Brandeis names Pulitzer Prize-winning editor Martin Baron 2023 Richman Fellow

Martin BaronPhoto/courtesy

Martin Baron

Martin Baron, a renowned journalist who has overseen coverage and investigations leading to 18 Pulitzer Prizes, has been named the 2023 Richman Distinguished Fellow in Public Life.

Baron led the Washington Post's newsroom as its executive editor from 2013 until his retirement last year. The Post won 11 Pulitzer Prizes during his tenure, including for its coverage of the assault on the Capitol on January 6, 2021, and investigations of the National Security Agency and the presidential campaign of Donald Trump.

Before the Post, Baron was editor of the Boston Globe from 2001 to 2012. The Globe's investigation of the Catholic Church’s concealment of clergy sex abuse was awarded a Pulitzer Prize in 2003 and was portrayed in the Academy Award-winning film "Spotlight" in 2015.

Baron will visit campus in March for a residency that will include an award ceremony and public presentation, and events that will engage the university community.

“Brandeis’ motto is ‘Truth, even unto its innermost parts,’ and there are few people who exemplify that better than Martin Baron, who has dedicated his life to a steadfast pursuit of truth,” said Brandeis President Ron Liebowitz. “I look forward to welcoming him to campus this spring.”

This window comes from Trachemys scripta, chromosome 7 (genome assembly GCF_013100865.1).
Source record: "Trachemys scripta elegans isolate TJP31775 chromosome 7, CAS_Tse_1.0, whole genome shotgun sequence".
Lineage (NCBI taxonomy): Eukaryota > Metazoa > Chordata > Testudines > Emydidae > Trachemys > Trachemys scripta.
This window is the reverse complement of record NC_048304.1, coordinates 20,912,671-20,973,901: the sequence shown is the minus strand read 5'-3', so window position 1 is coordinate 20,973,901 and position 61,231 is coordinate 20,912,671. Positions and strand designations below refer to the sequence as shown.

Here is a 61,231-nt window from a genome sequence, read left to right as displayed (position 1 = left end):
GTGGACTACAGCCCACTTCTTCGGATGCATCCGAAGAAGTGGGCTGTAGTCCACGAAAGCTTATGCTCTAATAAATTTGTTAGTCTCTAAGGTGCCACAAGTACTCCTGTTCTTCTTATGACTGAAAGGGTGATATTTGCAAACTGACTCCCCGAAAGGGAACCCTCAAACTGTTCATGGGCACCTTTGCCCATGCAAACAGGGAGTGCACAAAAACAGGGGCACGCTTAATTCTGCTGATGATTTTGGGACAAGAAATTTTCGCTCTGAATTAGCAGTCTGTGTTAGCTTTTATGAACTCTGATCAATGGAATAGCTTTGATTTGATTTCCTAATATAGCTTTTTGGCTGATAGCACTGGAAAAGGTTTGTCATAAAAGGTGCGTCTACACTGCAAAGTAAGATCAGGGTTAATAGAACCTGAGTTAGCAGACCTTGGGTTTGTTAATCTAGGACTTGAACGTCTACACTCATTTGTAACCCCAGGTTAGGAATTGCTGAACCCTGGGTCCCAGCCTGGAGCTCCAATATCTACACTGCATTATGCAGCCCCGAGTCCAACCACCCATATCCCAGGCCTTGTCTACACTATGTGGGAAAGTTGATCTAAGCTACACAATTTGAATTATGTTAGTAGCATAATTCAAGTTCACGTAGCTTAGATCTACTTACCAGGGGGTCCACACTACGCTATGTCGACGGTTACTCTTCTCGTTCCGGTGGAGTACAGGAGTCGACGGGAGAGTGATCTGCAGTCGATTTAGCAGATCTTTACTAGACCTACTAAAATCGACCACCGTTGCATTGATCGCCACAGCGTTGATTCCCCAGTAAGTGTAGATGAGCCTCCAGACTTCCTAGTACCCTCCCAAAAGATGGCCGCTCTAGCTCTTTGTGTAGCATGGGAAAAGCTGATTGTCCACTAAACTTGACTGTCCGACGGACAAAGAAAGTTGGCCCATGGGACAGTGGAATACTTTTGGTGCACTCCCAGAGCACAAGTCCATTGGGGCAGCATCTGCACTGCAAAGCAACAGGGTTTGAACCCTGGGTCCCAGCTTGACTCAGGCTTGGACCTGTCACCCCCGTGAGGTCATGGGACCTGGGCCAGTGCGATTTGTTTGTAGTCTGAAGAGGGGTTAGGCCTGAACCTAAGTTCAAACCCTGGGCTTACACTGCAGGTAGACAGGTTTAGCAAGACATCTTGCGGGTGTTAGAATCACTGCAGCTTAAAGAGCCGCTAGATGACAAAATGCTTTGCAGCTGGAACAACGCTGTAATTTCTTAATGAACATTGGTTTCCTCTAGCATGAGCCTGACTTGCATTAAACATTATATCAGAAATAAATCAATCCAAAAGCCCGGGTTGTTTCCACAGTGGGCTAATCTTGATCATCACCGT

The Richman Fellowship recognizes individuals active in public life whose contributions have had a significant impact on improving American society, strengthening democratic institutions, advancing social justice, or increasing opportunities for all citizens. The annual award includes a $25,000 prize.

The fellowship was created by Dr. Carol Richman Saivetz '69, along with her children, Michael Saivetz '97 and Aliza Saivetz Glasser '01, in honor of her parents, Fred and Rita Richman. Recent winners include disability rights activist Rebecca Cokley; playwright, actor, and educator Anna Deavere Smith; and human rights attorney Vanita Gupta.

Baron was nominated for the fellowship by Neil Swidey, professor of the practice and director of the journalism program at Brandeis.

“The ambitious works of journalism that Marty Baron has nurtured and defended have advanced social justice in the time-honored tradition of journalism: through illumination, accountability and humanity,” Swidey said. “He has also been a treasured mentor to hundreds of journalists from all backgrounds, helping them reach great heights while doing vital work to benefit society.”

The Richman Fellowship is hosted by the International Center for Ethics, Justice and Public Life on behalf of the Office of the President of Brandeis University.

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